The key aspect of ML is supplying a learning algorithm with training data. In the most simple terms, during the training phase, the learning algorithm analyses the training data and builds a model. After training, during the prediction phase, new input data is presented to the model, the model processes the input and produces an output, a decision or prediction.

The input to the model is a vector (or more broadly speaking, a tensor, with dimensions and shape depending on the problem). The output of the model is also a vector (or tensor), which may or may not have the same dimensions as the input, again depending on the problem.

The model is parameterised by model parameters, and it’s these model parameters that the learning algorithm tries to learn. Training the model consists of specifying an Objective function (also known as Loss, Cost or Energy function) and the learning algorithm tries to find the set of model parameters which minimise the Objective function over the training data (or it may be a Utility function which the algorithm tries to maximise).

In reality, ML implementations may be a lot more complicated than this, sometimes without such clear distinctions between training and prediction phases (e.g. in Online Learning, Transfer Learning, Reinforcement Learning etc where the model is updated continually as new data becomes available), but these concepts are at the root of it all.

Supervised Learning

In Supervised Learning, the model is trained on labelled data, where each training example is an input-target pair. During training, the learning algorithm tries to learn the model parameters which effectively implement a function that maps the input of each training pair, to the associated target. These targets can also be thought of as a supervisory signal. For classification problems, the target is usually a discrete class label, often represented as a one-hot vector (i.e. a vector where all elements are zero, except for the entry for the desired class, which is one). For regression problems, the target is usually a real-valued vector (or tensor). Having input-target pairs makes it relatively straight forward to specify the objective function, thus right now Supervised Learning is one of the most popular and successful branches of ML. However, the training pairs often need to be manually associated by people. This makes them cumbersome and very time consuming to prepare. Online crowd-sourcing platforms such as Mechanical Turk have helped accelerate the preparation of large labelled datasets which is why we’re starting to see more success in this field (LeCun, 2014).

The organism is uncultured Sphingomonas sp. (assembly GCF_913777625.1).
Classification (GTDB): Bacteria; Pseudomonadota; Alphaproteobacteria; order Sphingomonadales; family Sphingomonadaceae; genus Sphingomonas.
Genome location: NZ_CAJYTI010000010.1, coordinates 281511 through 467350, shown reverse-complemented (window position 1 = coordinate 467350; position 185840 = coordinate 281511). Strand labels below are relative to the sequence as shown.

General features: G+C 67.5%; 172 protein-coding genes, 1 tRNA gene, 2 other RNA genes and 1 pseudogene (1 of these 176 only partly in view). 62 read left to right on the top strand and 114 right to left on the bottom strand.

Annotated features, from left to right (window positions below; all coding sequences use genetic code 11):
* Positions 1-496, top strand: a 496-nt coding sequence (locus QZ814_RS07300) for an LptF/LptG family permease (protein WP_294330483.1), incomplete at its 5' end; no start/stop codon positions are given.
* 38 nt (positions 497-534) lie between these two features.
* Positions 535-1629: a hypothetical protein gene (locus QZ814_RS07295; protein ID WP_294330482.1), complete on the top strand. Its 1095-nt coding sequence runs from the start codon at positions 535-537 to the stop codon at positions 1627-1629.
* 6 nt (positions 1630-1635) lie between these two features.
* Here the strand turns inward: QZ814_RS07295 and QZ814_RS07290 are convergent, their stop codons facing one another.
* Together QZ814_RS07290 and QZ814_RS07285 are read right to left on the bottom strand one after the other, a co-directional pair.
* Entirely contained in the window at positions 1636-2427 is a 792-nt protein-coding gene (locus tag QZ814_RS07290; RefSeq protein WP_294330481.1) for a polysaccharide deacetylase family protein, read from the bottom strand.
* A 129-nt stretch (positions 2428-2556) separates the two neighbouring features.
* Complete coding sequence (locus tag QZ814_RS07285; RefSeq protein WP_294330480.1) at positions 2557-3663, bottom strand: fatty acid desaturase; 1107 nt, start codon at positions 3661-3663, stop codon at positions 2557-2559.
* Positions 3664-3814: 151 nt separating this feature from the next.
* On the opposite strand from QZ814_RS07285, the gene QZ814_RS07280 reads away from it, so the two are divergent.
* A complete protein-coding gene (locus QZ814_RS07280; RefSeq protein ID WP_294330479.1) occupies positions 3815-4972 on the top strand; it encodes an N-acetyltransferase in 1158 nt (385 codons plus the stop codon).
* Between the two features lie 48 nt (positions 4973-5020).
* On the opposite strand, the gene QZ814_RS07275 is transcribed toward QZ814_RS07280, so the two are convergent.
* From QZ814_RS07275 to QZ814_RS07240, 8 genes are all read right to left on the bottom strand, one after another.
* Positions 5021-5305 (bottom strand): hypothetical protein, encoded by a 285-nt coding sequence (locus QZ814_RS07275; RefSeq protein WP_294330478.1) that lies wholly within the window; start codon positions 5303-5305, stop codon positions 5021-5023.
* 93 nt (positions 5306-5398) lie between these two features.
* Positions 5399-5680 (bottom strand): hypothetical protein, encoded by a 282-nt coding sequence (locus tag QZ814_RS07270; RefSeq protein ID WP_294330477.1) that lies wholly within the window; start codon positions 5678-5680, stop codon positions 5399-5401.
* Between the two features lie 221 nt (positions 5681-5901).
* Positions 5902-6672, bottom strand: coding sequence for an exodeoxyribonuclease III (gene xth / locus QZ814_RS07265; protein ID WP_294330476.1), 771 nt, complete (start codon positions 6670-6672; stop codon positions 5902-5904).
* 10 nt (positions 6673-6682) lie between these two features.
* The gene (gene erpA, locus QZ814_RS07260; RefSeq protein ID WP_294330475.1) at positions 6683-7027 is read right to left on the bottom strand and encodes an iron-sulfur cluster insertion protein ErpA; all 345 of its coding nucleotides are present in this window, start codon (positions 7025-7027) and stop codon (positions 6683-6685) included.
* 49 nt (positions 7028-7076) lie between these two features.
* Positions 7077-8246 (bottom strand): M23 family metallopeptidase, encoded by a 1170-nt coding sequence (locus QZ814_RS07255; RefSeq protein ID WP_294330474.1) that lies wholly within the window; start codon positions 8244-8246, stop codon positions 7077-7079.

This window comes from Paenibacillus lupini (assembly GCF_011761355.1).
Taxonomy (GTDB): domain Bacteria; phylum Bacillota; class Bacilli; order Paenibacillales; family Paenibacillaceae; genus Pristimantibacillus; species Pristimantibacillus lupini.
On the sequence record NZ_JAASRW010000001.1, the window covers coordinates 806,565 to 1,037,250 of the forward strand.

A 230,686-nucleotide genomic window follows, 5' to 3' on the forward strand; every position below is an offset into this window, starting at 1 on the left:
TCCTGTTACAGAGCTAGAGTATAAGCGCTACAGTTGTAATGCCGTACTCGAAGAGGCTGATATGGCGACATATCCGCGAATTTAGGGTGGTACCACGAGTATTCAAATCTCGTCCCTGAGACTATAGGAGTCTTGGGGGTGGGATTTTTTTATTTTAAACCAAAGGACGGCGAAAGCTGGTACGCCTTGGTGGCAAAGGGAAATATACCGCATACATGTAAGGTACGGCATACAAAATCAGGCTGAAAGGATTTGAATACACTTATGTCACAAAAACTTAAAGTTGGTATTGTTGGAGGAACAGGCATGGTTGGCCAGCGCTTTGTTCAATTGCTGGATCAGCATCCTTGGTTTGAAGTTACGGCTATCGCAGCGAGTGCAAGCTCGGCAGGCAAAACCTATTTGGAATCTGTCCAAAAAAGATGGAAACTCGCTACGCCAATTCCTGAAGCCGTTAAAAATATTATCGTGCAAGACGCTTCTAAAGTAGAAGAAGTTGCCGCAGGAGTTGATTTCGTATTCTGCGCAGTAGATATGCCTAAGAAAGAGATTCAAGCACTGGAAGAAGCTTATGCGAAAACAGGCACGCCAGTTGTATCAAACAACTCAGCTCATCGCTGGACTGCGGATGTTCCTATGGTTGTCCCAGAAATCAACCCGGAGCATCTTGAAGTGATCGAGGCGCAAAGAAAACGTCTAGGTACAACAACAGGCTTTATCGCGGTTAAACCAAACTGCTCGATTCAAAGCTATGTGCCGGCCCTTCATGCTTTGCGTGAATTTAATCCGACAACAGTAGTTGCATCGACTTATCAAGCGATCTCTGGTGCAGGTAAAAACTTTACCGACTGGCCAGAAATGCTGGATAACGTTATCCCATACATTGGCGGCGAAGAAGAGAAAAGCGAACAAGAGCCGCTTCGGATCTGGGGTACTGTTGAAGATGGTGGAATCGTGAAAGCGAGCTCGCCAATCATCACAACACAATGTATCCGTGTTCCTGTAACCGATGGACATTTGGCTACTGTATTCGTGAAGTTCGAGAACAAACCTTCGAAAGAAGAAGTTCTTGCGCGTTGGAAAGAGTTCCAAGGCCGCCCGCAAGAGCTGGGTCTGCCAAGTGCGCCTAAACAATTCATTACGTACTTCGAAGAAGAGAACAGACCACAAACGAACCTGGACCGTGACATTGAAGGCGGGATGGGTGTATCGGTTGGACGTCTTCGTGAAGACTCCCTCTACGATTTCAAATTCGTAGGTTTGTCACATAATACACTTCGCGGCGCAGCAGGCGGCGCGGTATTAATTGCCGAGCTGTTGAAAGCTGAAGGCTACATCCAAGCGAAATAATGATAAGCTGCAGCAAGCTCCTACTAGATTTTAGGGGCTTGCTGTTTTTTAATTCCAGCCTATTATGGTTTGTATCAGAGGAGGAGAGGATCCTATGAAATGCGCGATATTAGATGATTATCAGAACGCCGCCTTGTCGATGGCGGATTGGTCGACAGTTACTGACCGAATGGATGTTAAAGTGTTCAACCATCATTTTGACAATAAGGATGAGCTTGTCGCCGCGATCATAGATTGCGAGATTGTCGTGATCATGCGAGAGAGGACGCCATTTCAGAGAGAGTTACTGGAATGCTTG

Unsupervised Learning

In Unsupervised Learning, training is performed on unlabelled data. Without an external supervisory signal, it can be more ambiguous as to how to specify the Objective function, and unsupervised learning is currently one of the big open problems in ML (Le et al. 2012). One of the common training objectives of unsupervised learning is found in an Auto-Encoder, in which the target is the same as the input, and the learning algorithm tries to learn how to compress and decompress each training example with minimal loss. If successful, it finds regularities in the training data, and learns more compact and meaningful representations. Another common objective is clustering, in which the learning algorithm tries to organise the training data into groups based on similarities that it tries to learn. When new inputs are presented to a model trained with one of these unsupervised learning methods, the model can transform the input data to one of the more compact representations, or predict how it relates to other data based on the patterns it has already found.

Semi-supervised Learning

A combination of the two — Semi-supervised Learning— is used when some of the data is manually labelled, and some of it isn’t. Upon training, the model learns how to classify the data, and associate the unlabelled items with the correct labels supplied in the training.

Reinforcement Learning

In Reinforcement Learning (RL), the model is not trained with labels associating inputs with targets. It is neither supervised (with a direct supervisory signal) nor unsupervised (with no supervisory signal), but instead there is a delayed reward signal (Kaelbling, Littman, & Moore, 1996). The terminology is slightly different in RL, where decisions or predictions are called actions, and the decision making (or action taking) entity is called an agent. This is because RL is based on a Markov Decision Process (MDP) (Bellman, 1957), where there is a notion of time, and at each time-step, agents take actions and move between different states. In RL, at every time-step, the agent receives a reward from the environment. But this reward might not be an immediate reward for the last action, but could be a delayed reward for an action or series of actions taken much earlier on, or it could even be related to ‘random’ events outside of the agent’s control or knowledge. Part of RL is to solve this attribution problem of delayed rewards. The general objective of the algorithm is to learn what the optimal decisions are by maximising its long term reward. This process also involves a balance between exploration (of new actions which haven’t yet been made) vs exploitation (of actions which are known to reward higher than others). RL can also be thought of as learning by trial and error.